Tony Blair has moved beyond parody in his latest attempt to absolve himself

Even if you put aside the most obvious flaw in his argument, that the invasion of Iraq and its appallingly bungled aftermath clearly upset the stability of the region


Please forgive me. I know we should ignore his latest attention-seeking outburst, like a kind parent might turn their back on a child prone to temper tantrums. But it is hard when he pops up to pollute the airwaves and defile acres of newsprint with silly statements. So, once again, we must focus on our former prime minister Tony Blair, who has moved far beyond the point of parody with his latest attempt to absolve himself of guilt over the terrifying events in Iraq.

As a group that even al-Qa’ida thinks too violent runs rampage through Iraq, exploiting the region’s chaos in its drive to recreate a repressive medieval caliphate, Blair pens a 2,848-word essay, claiming it is “bizarre” to blame the crisis on his 2003 invasion. Incredibly, he still argues that Saddam Hussein might have used weapons of mass destruction, despite the crushing evidence he had given up such devices. As Blair blames everyone but himself for the current carnage and bloodshed, he even claims to speak “with humility”.

These are the delusional and self-serving ravings of a man who just a year ago bragged that Iraq was a better place for the removal of Saddam. As he flits around the world giving speeches on democracy, while receiving huge cheques from despots, the former Labour leader seems to have lost touch with reality. No doubt, he sees himself as some kind of Churchillian figure whom history will prove right, yet experts and former diplomats were not short of evidence yesterday as they tore apart his arguments.

Even if you put aside the most obvious flaw in his argument, that the invasion of Iraq and its appallingly bungled aftermath clearly upset the stability of the region, there are many layers of hypocrisy in his approach to the Middle East.

Consider for a start who funds Isis, the group threatening Baghdad and accused of all those hideous atrocities, along with some of the other Islamic militants in Syria. There is evidence that significant finance flowed from and through Kuwait, an initially supportive regime turning a blind eye to donations in its desire to see President Bashar Assad overthrown. Curiously, millions also flowed from this same oil-rich state into Blair’s companies.

Then there is Saudi Arabia, whose malign presence lurks behind so many of the problems that Blair raises in his proclamations on freedom and modernity. This nation is, of course, run by a theocratic absolute monarchy that represses women, is ruthlessly intolerant of other religions and sects, and spends vast sums promoting a corrosive hard-line brand of Islam which gave birth to al-Qa’ida. The Saudis have also been accused by Iraq’s government of funding their fellow Sunnis in Isis.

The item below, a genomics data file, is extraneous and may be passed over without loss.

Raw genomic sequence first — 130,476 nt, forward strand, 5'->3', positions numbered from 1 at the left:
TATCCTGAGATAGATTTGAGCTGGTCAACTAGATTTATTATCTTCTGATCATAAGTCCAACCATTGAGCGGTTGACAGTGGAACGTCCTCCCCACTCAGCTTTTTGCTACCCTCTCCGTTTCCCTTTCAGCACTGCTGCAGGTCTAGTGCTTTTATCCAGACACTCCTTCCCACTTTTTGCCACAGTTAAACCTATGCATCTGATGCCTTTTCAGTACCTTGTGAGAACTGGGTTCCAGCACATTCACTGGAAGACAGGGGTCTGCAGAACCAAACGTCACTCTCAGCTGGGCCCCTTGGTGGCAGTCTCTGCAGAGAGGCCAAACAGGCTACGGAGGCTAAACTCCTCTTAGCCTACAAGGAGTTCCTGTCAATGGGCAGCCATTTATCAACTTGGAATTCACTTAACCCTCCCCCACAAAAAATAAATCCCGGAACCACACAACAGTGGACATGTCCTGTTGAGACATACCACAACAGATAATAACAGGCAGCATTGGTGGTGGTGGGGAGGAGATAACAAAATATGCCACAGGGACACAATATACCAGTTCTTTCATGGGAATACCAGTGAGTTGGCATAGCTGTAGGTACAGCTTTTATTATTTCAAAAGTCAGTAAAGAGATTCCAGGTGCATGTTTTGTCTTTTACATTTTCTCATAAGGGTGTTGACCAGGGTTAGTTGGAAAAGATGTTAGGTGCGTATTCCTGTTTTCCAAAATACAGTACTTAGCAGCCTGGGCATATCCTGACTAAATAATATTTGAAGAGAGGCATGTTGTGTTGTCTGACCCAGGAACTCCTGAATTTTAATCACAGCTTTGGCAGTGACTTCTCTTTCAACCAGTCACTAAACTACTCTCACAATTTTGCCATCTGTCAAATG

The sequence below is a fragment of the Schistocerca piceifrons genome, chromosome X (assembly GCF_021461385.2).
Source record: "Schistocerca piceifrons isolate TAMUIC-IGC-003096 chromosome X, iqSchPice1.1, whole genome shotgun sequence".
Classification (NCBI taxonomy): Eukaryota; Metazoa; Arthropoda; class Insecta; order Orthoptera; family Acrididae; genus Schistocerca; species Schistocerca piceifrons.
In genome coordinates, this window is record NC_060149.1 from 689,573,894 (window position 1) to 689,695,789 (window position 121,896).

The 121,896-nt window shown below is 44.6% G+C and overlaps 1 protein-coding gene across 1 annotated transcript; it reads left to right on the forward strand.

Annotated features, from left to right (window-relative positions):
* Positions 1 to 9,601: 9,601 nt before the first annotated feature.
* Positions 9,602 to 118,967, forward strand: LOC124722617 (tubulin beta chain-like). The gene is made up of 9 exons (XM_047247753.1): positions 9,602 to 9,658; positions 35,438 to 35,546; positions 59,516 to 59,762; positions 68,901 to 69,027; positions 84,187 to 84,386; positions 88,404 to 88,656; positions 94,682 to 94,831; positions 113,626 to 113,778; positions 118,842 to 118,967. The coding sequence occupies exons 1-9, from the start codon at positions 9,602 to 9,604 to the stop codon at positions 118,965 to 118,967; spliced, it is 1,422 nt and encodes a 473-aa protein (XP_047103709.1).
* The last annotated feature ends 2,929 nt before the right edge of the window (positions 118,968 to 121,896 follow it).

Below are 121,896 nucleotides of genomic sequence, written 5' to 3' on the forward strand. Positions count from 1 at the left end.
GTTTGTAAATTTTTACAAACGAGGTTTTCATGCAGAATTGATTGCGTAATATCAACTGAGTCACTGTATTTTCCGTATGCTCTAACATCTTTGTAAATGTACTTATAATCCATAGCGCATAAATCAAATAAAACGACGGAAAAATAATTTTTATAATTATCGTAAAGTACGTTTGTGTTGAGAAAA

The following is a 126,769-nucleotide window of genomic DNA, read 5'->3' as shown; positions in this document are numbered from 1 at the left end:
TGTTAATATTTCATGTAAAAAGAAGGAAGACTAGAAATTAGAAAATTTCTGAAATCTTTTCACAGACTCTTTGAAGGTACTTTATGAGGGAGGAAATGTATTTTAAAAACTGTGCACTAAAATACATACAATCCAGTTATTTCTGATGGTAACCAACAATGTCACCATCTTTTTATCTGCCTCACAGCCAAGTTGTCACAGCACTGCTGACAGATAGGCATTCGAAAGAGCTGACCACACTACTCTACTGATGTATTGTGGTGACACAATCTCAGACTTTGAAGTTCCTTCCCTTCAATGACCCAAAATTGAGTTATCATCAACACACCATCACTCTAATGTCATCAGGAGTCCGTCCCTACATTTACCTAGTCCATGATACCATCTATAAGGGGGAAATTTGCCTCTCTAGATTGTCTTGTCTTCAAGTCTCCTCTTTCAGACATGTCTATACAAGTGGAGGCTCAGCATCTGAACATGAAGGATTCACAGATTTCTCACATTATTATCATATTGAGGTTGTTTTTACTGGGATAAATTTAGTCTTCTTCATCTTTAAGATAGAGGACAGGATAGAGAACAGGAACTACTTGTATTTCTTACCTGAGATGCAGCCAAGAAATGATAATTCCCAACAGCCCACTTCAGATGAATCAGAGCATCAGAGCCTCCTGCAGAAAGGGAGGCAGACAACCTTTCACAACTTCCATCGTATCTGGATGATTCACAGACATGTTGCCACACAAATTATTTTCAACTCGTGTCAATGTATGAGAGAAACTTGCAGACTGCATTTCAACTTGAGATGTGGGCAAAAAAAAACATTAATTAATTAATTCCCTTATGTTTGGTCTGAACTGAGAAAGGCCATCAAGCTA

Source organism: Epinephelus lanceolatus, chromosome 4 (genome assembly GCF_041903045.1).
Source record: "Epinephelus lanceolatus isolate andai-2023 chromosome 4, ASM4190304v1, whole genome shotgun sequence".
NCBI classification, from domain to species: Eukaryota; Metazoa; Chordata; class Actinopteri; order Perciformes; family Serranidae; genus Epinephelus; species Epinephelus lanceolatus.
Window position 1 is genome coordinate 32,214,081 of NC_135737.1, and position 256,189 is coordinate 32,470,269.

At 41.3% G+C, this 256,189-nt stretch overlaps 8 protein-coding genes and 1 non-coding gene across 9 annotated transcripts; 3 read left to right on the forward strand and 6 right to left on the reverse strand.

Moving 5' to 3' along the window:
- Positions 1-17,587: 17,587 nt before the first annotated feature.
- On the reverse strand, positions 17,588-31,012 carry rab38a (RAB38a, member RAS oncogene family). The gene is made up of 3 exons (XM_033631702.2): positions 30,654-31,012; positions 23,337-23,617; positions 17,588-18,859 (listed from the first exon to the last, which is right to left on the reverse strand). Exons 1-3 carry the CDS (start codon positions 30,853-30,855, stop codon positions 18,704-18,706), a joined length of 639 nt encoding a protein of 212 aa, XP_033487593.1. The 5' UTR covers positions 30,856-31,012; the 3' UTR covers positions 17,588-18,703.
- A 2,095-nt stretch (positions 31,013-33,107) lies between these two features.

Yet Blair never seems to criticise them. Indeed, it was noticeable in his last significant intervention that he seemed to be merely promulgating the Saudi vision. Perhaps this is not surprising: even during his time in office, he was so in thrall he halted a landmark bribery case, demeaning the most basic principles of British justice.

Or look at Egypt, where Blair once borrowed a holiday home from his despotic friend Hosni Mubarak, before hailing him as “a force for good” as the blood of protesters demanding democracy started spilling in Tahrir Square. Now he backs a general who led an army coup against an elected government, praising him for rescuing the nation, despite the deaths of 1,600 dissidents and jailing of 10 times that number. These include not just Islamists but many liberal and left-wing activists. Human rights groups are saying that the current regime is the most brutal in Egypt’s post-colonial history.

When I visited Cairo for the stage-managed election last month, even coup supporters told me Blair’s support for their cause could backfire. “Everyone knows he was a friend of Mubarak, and then there was the Iraq war on top of that,” said one prominent politician. “If Blair says something is black, most Egyptians think it is white.” He laughed when I told him voters felt much the same in Britain.

Blair backs democracy until it delivers results of which he disapproves – and then he jumps back into bed with despots while pontificating about oppression. Even yesterday, this shameless man talked about the problems of leaving dictators in office, yet he lends fig-leaf respectability to tyrants he advises, such as Paul Kagame in Rwanda and Nursultan Nazarbayev in Kazakhstan. And still he writes about Afghanistan, where 453 British troops have lost their lives; they were once told their mission might leave without firing a shot.

Never an apology. Never any sign of awareness, trapped on his self-harming journey to wealth and global vilification. Never any reflection on the blood spilled, nor the struggle of those really fighting for human rights. Blair is a messiah in his own mind, reviled by most others.

Perhaps it would be kinder if the media did ignore his strange desire to shred the little that is left of his reputation.

Twitter: @ianbirrell

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